a is for apple
No, the first letter in the word for apple("tiffah") is not aleph, but I'm fond of visual aids--
Multilingual books.com offers a bunch of different Arabic titles, including Arabic On The Go!(preloaded on an iPod), an FSI course in Saudi Arabic, FSI Levantine Arabic, and quite a few
courses on Iraqi Arabic, including:
Basics of Iraqi Arabic CD-ROM:(emphases mine.) I'm not suggesting that it's ghastly for this company to be selling their wares thusly, and I have no idea how good their products are, relative to the competition(quite a few companies offer Arabic self-instruction tapes), so I'm not evaluating them on that score either.
The Basics of Iraqi Arabic offers a beginning crash course to teach English-speakers the Iraqi Arabic language, and covers basic words, expressions and sentences that anybody speaking English would need to know in order to get around in Iraq. Each Arabic word or sentence or expression is taught with a transliteration in English, the meaning written in English, an audio recording of it in Iraqi Arabic, and the written version of it in Iraqi Arabic. The CD-ROM is divided into 23 lessons include common words and phrases dealing with: Greetings, Courtesy Conversations, Words and Phrases, Interrogative Words, Conciliatory Sentences, Verbs, Transportation, Numbers, Ordinal Numbers, Days of the Week, Time Expressions, Colors Directions, Locations, Medical Phrases, Sanitation, Food, Telephone Conversation, Military and Security Terms, Security Check and Search Personal Belongings, House Search, Interrogation, and Commands. With this method the user achieves a quick introduction to speaking and understanding the language. The CD-ROM runs on the Windows operating system on any computer with a sound card and web browser; the MP3 files on the CD-ROM can also be downloaded into an MP3 player and used in that format.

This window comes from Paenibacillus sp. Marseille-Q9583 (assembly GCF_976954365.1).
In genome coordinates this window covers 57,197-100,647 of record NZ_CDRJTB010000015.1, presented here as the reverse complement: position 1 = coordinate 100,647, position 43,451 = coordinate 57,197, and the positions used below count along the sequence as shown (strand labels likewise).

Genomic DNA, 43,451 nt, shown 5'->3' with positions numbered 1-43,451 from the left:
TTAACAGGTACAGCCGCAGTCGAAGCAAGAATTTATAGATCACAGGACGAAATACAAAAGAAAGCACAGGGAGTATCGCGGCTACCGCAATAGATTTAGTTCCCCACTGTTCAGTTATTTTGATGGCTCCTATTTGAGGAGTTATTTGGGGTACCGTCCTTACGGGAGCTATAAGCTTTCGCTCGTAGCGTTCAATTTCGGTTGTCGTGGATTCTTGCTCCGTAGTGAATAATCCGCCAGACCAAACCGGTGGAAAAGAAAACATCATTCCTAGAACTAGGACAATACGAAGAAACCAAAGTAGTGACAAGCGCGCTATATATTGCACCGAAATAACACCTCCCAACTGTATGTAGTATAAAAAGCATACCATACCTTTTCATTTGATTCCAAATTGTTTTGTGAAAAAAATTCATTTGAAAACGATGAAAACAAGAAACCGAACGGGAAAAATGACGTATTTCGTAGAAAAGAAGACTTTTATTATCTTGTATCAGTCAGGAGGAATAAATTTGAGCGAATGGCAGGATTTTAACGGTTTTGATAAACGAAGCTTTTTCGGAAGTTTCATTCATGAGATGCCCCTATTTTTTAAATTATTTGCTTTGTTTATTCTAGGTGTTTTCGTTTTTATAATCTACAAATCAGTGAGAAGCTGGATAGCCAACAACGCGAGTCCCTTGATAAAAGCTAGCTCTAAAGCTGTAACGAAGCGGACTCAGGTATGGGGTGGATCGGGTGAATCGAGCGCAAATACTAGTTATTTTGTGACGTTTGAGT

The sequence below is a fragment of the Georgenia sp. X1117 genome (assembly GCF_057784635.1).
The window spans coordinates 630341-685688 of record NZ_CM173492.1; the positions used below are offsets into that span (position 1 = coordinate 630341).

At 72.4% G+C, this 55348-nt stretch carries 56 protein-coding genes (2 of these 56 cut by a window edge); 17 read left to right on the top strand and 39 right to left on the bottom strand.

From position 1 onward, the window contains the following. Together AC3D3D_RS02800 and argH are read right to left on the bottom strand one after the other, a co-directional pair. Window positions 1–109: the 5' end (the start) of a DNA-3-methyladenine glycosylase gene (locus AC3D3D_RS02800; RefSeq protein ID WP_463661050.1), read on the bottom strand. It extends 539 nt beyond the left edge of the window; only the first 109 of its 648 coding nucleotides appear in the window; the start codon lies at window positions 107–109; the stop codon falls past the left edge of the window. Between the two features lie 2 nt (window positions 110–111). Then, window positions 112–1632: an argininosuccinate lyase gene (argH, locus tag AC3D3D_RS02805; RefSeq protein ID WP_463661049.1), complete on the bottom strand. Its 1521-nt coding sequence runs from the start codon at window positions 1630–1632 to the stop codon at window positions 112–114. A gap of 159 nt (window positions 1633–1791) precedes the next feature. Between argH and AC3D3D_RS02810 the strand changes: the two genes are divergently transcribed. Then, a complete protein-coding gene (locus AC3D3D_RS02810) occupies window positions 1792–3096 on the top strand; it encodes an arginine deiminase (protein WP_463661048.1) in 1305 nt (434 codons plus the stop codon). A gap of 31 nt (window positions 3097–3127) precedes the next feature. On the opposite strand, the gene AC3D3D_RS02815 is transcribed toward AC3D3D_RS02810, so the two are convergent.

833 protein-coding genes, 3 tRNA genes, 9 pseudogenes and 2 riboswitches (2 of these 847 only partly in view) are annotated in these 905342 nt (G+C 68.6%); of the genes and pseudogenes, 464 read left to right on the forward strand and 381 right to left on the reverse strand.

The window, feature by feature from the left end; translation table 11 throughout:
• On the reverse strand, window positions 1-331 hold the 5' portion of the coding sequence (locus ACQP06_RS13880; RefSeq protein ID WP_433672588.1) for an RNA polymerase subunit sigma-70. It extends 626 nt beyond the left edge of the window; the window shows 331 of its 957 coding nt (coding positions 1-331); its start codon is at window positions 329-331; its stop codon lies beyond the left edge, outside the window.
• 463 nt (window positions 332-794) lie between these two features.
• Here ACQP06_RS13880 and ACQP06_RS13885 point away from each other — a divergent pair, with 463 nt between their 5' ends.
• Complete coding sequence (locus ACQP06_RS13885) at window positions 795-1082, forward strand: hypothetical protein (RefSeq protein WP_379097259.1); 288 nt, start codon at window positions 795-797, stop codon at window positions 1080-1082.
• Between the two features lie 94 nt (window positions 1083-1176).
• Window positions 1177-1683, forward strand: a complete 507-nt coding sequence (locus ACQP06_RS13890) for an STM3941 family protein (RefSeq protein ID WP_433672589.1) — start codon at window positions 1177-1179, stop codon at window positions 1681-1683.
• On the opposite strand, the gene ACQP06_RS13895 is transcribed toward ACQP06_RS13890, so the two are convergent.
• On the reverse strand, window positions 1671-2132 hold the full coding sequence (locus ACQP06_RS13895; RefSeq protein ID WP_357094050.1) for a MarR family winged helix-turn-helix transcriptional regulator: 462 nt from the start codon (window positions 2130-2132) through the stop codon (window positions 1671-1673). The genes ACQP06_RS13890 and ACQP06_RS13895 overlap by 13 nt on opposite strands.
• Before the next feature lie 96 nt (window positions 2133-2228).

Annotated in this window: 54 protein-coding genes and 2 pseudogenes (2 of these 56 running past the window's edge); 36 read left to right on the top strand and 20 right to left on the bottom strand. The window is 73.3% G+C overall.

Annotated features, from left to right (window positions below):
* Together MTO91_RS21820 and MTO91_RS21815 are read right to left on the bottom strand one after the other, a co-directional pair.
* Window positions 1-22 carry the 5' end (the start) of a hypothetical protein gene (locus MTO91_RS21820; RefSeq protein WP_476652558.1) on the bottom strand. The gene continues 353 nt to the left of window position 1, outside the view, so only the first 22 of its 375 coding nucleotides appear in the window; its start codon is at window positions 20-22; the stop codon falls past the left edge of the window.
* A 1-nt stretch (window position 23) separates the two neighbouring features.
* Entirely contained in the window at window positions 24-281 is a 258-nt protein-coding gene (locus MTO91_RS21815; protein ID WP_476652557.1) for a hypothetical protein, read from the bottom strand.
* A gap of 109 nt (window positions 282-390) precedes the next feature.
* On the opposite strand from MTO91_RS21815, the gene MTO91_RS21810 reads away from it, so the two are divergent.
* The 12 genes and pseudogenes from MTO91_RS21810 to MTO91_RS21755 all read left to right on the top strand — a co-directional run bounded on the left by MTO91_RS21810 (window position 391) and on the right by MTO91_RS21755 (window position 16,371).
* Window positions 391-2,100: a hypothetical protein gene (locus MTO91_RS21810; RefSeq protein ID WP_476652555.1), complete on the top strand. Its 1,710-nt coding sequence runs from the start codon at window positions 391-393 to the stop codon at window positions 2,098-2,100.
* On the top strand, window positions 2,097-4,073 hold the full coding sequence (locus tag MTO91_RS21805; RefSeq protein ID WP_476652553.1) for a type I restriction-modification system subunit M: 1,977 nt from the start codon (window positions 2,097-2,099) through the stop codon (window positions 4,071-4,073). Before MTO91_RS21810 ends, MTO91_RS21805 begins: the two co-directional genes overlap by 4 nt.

Nevertheless, it's quite a sign of the times.